Kenkyukai: Nihon no josei to bukkyo Summer Seminar 1993
The Institute for Medieval Japanese Studies is in receipt of Japanese language abstracts and handouts from the 1993 Summer Seminar of the Kenkyukai: Nihon no josei to bukkyo held at the headquarters of the Rissho kosei kai in Tokyo, August 25-27 with more than 60 in attendance.
Katsuyo MOTOYOSHI has prepared brief English summaries of these abstracts and we are pleased to publish them here for the convenience of all our readers, especially those studying Women and Religion outside the Japan field.
In addition to the four papers presented at the Summer Seminar, Dr. Paula ARAI gave a special report on her recently completed (May 1993) Harvard University doctoral dissertation “Soto Zen Nuns: Living Treasures of Japanese Buddhism.” This study “examines the lives and self-perceptions of Zen monastic women” and is the result of “an extended period of participant-observation in a Zen monastery for women, extensive interviews, and responses to [a] national survey of female monastics.” In addition to chapters on current monastic practices of Zen nuns, the dissertation includes a survey of women monastics throughout Japanese history and an analysis of the 20th century revival of the female monastic tradition.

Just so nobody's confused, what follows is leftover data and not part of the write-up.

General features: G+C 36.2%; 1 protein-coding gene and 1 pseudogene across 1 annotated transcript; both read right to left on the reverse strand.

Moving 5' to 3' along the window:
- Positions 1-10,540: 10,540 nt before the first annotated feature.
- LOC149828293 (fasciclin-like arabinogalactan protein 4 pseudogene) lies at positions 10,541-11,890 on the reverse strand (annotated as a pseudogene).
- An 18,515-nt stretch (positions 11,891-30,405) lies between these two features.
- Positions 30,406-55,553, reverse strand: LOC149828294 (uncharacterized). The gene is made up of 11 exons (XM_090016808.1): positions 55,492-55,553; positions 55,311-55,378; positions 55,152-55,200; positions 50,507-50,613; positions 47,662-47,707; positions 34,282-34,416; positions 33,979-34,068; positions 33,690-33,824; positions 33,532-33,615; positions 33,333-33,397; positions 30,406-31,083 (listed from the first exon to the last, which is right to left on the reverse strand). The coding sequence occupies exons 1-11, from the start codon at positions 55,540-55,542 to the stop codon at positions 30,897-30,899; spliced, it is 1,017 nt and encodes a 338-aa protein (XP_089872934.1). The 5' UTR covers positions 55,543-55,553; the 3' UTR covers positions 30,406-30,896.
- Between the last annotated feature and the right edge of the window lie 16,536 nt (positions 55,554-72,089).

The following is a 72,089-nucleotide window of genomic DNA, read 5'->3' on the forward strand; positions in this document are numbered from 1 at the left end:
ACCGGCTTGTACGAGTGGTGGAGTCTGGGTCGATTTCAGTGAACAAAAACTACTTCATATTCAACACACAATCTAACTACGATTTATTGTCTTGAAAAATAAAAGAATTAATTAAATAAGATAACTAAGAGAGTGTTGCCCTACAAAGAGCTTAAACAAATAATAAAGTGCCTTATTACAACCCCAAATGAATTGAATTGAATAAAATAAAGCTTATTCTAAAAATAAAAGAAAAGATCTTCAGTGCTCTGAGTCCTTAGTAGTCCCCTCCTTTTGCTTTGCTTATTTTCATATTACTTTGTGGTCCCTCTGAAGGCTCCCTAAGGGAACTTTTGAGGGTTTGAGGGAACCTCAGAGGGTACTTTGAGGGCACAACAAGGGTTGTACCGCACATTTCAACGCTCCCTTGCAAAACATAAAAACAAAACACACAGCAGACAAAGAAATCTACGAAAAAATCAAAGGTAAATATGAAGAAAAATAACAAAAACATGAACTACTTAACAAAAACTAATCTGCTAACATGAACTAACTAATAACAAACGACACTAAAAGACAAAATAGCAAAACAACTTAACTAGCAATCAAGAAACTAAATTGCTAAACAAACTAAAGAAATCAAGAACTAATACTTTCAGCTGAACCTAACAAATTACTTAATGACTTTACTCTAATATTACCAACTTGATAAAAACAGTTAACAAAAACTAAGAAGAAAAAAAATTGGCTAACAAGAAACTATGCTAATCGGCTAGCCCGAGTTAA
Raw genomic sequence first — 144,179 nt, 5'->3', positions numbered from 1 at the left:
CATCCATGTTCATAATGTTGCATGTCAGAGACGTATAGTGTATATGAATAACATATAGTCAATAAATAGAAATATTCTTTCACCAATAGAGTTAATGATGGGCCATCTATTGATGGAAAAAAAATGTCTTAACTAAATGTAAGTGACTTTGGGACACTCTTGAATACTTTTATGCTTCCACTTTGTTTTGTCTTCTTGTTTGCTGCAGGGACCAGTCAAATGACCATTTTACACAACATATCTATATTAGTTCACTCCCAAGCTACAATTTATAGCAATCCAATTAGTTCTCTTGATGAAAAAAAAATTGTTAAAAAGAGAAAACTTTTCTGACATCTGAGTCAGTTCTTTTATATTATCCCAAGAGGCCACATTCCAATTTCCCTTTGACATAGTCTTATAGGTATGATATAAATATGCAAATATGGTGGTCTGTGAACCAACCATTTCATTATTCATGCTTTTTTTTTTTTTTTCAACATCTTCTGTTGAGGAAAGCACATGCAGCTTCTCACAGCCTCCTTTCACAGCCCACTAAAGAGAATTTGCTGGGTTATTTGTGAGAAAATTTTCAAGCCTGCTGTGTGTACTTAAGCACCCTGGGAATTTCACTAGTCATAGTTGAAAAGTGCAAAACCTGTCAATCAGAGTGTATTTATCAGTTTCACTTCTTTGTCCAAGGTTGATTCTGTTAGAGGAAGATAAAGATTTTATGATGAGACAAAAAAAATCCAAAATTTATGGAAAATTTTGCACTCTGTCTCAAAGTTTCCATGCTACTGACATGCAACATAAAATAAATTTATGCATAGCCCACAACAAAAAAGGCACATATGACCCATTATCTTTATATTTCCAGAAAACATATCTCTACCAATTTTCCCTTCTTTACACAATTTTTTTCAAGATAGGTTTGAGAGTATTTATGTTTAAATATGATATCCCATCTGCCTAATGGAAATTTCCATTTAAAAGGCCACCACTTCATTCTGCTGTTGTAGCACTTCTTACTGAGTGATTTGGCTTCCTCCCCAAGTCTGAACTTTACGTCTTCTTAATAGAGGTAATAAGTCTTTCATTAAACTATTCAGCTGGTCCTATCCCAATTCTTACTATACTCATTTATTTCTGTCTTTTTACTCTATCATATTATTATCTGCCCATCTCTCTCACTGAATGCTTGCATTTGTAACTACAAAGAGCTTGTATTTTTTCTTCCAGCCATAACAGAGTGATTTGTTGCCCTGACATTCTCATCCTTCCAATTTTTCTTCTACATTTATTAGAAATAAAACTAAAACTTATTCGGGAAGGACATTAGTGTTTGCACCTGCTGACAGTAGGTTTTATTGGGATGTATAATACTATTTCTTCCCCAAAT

Those who wish to read Dr. Arai’s dissertation may write to her at her current Hong Kong address (listed on page 5). We give as well the addresses of the four Japanese scholars whose papers are abstracted herein so that those interested in opening correspondence and pursuing their topics in more detail may do so directly.
English Translations of Abstracts
by KAWAMURA Kunimitsu
“Datsueba” is an old lady demon who is one of the keepers of Hell and whose function is to strip the clothing from the sinners when they first arrive at the riverbank of Hell (sanzu no kawa). She makes her first appearance in Japan in the Bussetsu Jizo bosatsu hosshin innen juo kyo, a late spurious Chinese sutra dealing with the Bodhisattva Jizo and the Ten Kings of Hell. Datsueba is paired with an old man demon. Datsueba breaks the fingers of the sinner as a punishment for stealing, and together with the old man, she ties the sinner’s head to his feet. Then the old woman strips the sinner, and the old man hangs up the garments on a tree branch. After this, the pair send the sinner off to the judgment court appropriate to his sin.